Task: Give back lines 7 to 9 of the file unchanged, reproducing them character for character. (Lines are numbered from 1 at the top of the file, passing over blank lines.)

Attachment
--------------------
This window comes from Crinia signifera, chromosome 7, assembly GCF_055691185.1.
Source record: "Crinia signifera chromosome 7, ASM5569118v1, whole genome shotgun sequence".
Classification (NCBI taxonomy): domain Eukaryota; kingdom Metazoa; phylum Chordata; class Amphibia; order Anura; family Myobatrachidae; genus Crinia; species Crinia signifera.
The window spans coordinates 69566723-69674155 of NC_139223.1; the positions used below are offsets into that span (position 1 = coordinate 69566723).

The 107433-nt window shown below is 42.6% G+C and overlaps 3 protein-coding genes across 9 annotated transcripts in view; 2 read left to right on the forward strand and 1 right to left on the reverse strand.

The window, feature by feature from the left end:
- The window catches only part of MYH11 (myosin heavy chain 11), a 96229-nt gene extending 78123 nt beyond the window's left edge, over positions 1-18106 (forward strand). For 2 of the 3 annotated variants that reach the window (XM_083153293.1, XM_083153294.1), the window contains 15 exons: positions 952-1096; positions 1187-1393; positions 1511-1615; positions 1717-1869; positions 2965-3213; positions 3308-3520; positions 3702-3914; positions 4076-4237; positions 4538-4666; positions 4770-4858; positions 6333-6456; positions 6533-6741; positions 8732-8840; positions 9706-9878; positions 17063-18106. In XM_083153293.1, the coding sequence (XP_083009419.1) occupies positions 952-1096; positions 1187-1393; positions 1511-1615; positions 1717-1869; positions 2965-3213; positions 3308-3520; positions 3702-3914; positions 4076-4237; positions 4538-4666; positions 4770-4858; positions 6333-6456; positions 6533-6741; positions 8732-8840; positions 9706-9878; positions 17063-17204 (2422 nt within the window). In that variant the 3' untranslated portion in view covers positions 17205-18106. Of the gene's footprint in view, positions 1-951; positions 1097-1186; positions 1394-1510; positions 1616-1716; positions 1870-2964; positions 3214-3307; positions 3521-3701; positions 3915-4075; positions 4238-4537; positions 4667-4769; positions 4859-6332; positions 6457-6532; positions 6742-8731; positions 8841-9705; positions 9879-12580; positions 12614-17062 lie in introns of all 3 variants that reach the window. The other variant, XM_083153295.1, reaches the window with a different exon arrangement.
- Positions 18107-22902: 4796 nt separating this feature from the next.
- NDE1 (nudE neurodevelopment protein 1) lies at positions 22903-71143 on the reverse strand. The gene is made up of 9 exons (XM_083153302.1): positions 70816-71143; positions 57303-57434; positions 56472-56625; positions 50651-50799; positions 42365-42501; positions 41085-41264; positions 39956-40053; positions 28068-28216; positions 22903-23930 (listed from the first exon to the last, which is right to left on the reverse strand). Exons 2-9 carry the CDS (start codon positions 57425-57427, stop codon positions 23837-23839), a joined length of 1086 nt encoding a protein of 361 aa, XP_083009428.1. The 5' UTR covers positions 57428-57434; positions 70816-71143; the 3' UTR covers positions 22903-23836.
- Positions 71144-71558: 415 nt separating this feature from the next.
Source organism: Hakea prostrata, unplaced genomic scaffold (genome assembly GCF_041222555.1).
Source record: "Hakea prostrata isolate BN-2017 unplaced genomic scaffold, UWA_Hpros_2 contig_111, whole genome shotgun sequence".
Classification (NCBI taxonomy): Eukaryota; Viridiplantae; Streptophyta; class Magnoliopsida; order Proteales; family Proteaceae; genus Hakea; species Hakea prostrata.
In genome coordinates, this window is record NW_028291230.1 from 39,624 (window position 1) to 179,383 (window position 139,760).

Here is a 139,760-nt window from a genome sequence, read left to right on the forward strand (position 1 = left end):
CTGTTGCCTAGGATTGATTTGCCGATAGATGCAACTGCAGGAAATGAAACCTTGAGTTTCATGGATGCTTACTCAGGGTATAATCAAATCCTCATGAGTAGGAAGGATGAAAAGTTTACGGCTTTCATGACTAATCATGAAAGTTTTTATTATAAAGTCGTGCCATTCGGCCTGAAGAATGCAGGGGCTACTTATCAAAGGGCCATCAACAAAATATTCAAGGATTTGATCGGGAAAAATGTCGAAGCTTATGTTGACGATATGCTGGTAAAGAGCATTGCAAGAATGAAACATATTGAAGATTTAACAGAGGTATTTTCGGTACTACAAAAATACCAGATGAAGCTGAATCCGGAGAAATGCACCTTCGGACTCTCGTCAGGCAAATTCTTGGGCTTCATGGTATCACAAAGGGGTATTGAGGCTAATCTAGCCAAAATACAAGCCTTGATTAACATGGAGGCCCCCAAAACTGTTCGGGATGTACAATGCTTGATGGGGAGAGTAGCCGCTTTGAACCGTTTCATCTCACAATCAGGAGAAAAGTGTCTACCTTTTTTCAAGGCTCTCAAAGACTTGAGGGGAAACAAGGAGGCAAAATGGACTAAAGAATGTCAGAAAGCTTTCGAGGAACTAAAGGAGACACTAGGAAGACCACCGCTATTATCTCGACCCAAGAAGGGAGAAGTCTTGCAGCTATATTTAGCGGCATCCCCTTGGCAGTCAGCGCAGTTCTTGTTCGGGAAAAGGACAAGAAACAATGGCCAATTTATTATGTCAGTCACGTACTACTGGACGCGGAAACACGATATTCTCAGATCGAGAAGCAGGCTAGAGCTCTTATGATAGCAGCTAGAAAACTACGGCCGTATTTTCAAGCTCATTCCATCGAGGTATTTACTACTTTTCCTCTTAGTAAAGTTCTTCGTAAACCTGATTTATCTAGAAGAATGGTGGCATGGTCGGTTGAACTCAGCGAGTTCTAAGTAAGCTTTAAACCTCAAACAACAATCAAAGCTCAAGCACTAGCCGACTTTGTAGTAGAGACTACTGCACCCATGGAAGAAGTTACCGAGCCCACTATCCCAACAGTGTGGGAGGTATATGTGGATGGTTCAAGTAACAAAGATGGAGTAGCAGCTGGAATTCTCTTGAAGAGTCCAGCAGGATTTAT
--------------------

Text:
- The window catches only part of MYH11 (myosin heavy chain 11), a 96229-nt gene extending 78123 nt beyond the window's left edge, over positions 1-18106 (forward strand). For 2 of the 3 annotated variants that reach the window (XM_083153293.1, XM_083153294.1), the window contains 15 exons: positions 952-1096; positions 1187-1393; positions 1511-1615; positions 1717-1869; positions 2965-3213; positions 3308-3520; positions 3702-3914; positions 4076-4237; positions 4538-4666; positions 4770-4858; positions 6333-6456; positions 6533-6741; positions 8732-8840; positions 9706-9878; positions 17063-18106. In XM_083153293.1, the coding sequence (XP_083009419.1) occupies positions 952-1096; positions 1187-1393; positions 1511-1615; positions 1717-1869; positions 2965-3213; positions 3308-3520; positions 3702-3914; positions 4076-4237; positions 4538-4666; positions 4770-4858; positions 6333-6456; positions 6533-6741; positions 8732-8840; positions 9706-9878; positions 17063-17204 (2422 nt within the window). In that variant the 3' untranslated portion in view covers positions 17205-18106. Of the gene's footprint in view, positions 1-951; positions 1097-1186; positions 1394-1510; positions 1616-1716; positions 1870-2964; positions 3214-3307; positions 3521-3701; positions 3915-4075; positions 4238-4537; positions 4667-4769; positions 4859-6332; positions 6457-6532; positions 6742-8731; positions 8841-9705; positions 9879-12580; positions 12614-17062 lie in introns of all 3 variants that reach the window. The other variant, XM_083153295.1, reaches the window with a different exon arrangement.
- Positions 18107-22902: 4796 nt separating this feature from the next.
- NDE1 (nudE neurodevelopment protein 1) lies at positions 22903-71143 on the reverse strand. The gene is made up of 9 exons (XM_083153302.1): positions 70816-71143; positions 57303-57434; positions 56472-56625; positions 50651-50799; positions 42365-42501; positions 41085-41264; positions 39956-40053; positions 28068-28216; positions 22903-23930 (listed from the first exon to the last, which is right to left on the reverse strand). Exons 2-9 carry the CDS (start codon positions 57425-57427, stop codon positions 23837-23839), a joined length of 1086 nt encoding a protein of 361 aa, XP_083009428.1. The 5' UTR covers positions 57428-57434; positions 70816-71143; the 3' UTR covers positions 22903-23836.